# PRECISE MEASUREMENTS OF ABSORPTION CROSS-SECTIONS OF PEROXY RADICALS BY DUAL WAVELENGTH CAVITY RING-DOWN SPECTROSCOPY

Please use this identifier to cite or link to this item: http://hdl.handle.net/1811/46214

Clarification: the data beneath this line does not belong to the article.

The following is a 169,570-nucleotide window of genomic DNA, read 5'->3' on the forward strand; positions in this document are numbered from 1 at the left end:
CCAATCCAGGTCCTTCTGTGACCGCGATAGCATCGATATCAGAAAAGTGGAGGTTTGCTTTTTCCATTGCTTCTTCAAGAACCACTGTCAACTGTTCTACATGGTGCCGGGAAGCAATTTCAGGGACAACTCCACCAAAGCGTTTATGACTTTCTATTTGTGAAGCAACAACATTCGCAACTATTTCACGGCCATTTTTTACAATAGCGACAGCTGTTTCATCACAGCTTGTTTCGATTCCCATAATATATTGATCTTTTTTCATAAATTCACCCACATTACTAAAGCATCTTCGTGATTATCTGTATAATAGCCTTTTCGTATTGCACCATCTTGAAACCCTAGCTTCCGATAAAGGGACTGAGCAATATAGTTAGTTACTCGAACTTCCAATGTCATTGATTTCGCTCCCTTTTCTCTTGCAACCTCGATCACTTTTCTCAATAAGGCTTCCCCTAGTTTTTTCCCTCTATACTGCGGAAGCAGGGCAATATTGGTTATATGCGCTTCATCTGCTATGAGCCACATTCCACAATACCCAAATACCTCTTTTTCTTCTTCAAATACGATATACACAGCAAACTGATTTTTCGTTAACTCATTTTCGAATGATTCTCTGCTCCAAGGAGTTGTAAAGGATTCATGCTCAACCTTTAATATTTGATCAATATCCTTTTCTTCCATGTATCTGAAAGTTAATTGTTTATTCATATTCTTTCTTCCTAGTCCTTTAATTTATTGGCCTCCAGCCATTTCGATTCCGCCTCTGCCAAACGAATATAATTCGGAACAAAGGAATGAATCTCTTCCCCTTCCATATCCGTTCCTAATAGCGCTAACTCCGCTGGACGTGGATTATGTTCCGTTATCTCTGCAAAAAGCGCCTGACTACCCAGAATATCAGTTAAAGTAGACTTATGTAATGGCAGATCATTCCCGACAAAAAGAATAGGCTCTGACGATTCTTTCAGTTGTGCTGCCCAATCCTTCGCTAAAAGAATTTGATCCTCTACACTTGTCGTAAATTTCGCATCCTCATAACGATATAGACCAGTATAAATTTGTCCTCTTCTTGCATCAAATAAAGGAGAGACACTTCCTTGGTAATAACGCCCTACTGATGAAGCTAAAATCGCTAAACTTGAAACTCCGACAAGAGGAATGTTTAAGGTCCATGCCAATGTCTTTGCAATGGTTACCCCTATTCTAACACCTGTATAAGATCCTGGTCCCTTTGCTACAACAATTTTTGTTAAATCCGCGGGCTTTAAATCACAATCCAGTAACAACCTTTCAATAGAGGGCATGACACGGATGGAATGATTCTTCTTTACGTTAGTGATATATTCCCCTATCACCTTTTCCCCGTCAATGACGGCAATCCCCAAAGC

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 Title: PRECISE MEASUREMENTS OF ABSORPTION CROSS-SECTIONS OF PEROXY RADICALS BY DUAL WAVELENGTH CAVITY RING-DOWN SPECTROSCOPY Creators: Melnik, Dmitry G.; Miller, Terry A. Issue Date: 2010 Publisher: Ohio State University Abstract: Organic peroxy radicals play important roles in combustion and atmospheric chemistry and selective monitoring of the abundance of these species in complex environment can provide vital information about the details of the relevant chemical processes. It has been demonstrated, \textbf{10}, 3955, (2008)} that the $\tilde{A} \leftarrow \tilde{X}$ electronic transition observed in the near-IR region is a convenient spectroscopic marker that provides the required selectivity, however, knowledge of the absolute absorption cross-sections is required for the use of this technique to obtain absolute concentrations. A novel apparatus for measuring of the absolute absorption cross-section of reactive species, such as organic peroxy radicals, is presented and characterized. The dual wavelength cavity ring-down setup (2-CRDS) utilizes simultaneous probing of the reaction region along equivalent optical paths at two different wavelengths. The absorption of the radicals of interest is measured along with that of well known byproduct species, whose absorption signal is used for determining the concentration of radicals. The proof of principle is demonstrated by the measurements of the absorption cross-section of $\tilde{A} \leftarrow \tilde{X}$ transition of both conformers of the ethyl peroxy radical, C$_2$H$_5$O$_2$. The radical production involves hydrogen abstraction by chlorine atoms from ethane forming ethyl radical, in which HCl is formed as a byproduct and used as a reporter'' molecule. The ethyl radicals subsequently rapidly attach to oxygen molecules to form ethyl peroxy radicals under our experimental conditions. These measurements are compared to other methods for measuring absolute absorption cross-sections, such as measurements of the decay rates of the radical concentration due to self-reaction and measuring the photolysis beam absorption by oxalyl chloride, (COCl)$_2$ to determine chlorine atom production. The sources of systematic and random errors will be discussed. Description: Author Institution: Laser Spectroscopy Facility, Department of Chemistry, The Ohio State University; 120 W. 18th Avenue, Columbus, Ohio 43210 URI: http://hdl.handle.net/1811/46214 Other Identifiers: 2010-MI-13